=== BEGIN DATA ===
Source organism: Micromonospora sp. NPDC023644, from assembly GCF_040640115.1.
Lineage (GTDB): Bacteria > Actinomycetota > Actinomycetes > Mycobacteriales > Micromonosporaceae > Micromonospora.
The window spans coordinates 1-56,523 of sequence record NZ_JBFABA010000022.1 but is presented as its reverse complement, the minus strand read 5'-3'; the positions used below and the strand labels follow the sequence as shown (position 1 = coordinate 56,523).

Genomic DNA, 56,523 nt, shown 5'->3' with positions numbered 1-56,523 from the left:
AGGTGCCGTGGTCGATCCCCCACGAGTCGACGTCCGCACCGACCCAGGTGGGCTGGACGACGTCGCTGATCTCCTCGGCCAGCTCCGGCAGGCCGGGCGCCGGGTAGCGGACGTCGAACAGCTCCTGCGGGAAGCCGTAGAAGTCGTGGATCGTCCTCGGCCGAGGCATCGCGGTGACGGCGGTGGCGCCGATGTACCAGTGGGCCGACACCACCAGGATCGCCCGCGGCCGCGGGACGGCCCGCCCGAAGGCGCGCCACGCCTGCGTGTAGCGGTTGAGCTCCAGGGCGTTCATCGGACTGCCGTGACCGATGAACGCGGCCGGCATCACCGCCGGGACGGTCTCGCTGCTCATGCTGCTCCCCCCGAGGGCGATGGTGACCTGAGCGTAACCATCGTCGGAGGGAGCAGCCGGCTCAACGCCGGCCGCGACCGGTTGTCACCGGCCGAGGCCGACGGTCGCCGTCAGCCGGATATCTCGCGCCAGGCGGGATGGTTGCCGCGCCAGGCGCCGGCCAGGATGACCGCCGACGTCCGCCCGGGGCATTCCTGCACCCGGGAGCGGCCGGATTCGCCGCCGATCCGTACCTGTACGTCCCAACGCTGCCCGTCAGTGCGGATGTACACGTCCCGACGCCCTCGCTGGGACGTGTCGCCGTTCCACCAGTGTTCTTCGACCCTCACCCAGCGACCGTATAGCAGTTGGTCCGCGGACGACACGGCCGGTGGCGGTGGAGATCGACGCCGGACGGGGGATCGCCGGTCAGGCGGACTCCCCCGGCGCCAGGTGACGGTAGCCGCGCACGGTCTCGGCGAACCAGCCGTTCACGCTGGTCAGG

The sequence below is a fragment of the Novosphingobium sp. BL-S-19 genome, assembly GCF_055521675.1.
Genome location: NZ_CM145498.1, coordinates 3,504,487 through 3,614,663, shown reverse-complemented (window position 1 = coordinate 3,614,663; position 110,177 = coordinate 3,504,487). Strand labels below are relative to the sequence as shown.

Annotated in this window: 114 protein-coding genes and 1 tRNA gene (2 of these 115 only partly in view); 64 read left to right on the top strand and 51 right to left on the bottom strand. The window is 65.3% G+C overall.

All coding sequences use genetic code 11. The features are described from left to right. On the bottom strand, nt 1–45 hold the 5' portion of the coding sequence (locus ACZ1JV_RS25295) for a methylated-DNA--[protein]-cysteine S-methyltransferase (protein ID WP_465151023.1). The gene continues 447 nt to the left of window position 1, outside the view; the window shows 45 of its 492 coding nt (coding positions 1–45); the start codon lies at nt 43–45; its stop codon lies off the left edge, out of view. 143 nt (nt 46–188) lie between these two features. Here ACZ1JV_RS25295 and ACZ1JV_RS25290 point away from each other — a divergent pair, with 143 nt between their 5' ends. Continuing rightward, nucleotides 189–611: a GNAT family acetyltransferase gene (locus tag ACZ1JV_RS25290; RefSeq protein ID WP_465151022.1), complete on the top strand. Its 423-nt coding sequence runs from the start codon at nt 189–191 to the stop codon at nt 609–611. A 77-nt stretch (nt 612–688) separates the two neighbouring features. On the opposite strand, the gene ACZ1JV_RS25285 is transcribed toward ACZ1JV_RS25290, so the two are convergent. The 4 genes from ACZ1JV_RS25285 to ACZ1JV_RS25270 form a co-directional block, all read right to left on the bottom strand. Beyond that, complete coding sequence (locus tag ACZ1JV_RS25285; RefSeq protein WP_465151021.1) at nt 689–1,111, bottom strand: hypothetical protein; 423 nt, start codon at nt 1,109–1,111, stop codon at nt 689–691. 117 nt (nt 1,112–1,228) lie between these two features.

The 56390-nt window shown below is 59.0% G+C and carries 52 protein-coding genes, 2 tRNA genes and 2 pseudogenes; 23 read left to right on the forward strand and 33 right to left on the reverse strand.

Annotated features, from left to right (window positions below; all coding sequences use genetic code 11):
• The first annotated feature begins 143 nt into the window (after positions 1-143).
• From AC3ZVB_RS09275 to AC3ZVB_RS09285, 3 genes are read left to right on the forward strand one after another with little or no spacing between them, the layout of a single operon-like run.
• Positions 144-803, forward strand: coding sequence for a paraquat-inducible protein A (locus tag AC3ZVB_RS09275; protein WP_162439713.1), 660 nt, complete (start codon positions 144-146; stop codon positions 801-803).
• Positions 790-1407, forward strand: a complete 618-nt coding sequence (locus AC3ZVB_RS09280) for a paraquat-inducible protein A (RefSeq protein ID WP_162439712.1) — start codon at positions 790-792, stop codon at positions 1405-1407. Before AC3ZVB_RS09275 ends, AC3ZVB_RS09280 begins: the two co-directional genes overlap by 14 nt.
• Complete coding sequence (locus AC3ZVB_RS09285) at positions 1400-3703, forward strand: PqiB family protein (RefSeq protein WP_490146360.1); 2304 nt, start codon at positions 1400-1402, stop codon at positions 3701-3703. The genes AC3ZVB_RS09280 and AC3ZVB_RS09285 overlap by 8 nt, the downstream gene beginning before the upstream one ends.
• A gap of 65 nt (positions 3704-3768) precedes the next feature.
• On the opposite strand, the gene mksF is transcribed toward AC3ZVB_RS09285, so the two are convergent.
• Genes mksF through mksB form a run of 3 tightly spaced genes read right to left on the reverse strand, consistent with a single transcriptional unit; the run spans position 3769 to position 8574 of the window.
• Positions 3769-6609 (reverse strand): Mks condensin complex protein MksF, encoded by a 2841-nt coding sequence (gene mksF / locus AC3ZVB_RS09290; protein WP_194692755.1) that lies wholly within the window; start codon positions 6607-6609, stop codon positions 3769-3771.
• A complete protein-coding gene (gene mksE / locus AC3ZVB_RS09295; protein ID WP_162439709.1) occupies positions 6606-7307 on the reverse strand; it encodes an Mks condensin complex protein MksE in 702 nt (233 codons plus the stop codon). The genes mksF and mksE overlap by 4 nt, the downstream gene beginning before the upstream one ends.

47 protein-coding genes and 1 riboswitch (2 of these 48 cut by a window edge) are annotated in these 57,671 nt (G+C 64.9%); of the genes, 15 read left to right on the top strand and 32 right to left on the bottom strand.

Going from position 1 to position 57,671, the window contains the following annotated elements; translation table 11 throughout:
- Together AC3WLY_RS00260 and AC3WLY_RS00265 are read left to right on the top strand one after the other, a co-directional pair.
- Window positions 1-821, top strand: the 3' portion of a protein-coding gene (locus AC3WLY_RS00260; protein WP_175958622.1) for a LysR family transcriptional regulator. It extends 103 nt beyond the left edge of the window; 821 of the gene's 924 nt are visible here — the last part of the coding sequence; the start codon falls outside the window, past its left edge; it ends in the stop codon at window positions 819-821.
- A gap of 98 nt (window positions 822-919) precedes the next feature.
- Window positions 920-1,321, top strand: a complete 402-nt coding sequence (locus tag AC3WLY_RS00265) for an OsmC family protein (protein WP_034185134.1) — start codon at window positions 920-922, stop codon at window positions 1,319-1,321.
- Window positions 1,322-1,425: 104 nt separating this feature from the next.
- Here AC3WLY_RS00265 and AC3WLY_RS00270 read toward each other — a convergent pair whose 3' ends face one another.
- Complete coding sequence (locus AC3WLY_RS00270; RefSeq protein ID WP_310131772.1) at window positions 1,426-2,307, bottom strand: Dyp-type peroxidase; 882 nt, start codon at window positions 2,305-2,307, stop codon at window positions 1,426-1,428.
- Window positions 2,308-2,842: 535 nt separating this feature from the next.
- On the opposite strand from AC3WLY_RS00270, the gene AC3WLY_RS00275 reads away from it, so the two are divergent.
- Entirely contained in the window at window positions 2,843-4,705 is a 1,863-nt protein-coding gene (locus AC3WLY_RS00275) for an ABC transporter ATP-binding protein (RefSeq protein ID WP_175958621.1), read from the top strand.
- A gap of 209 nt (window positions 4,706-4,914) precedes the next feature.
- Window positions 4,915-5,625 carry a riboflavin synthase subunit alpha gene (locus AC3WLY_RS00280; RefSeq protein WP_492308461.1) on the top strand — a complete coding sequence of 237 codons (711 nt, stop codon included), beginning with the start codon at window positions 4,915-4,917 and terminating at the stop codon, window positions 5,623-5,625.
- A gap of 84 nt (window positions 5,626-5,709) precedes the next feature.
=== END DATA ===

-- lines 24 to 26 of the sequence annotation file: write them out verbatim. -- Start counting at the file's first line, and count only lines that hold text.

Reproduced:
- Together AC3WLY_RS00260 and AC3WLY_RS00265 are read left to right on the top strand one after the other, a co-directional pair.
- Window positions 1-821, top strand: the 3' portion of a protein-coding gene (locus AC3WLY_RS00260; protein WP_175958622.1) for a LysR family transcriptional regulator. It extends 103 nt beyond the left edge of the window; 821 of the gene's 924 nt are visible here — the last part of the coding sequence; the start codon falls outside the window, past its left edge; it ends in the stop codon at window positions 819-821.
- A gap of 98 nt (window positions 822-919) precedes the next feature.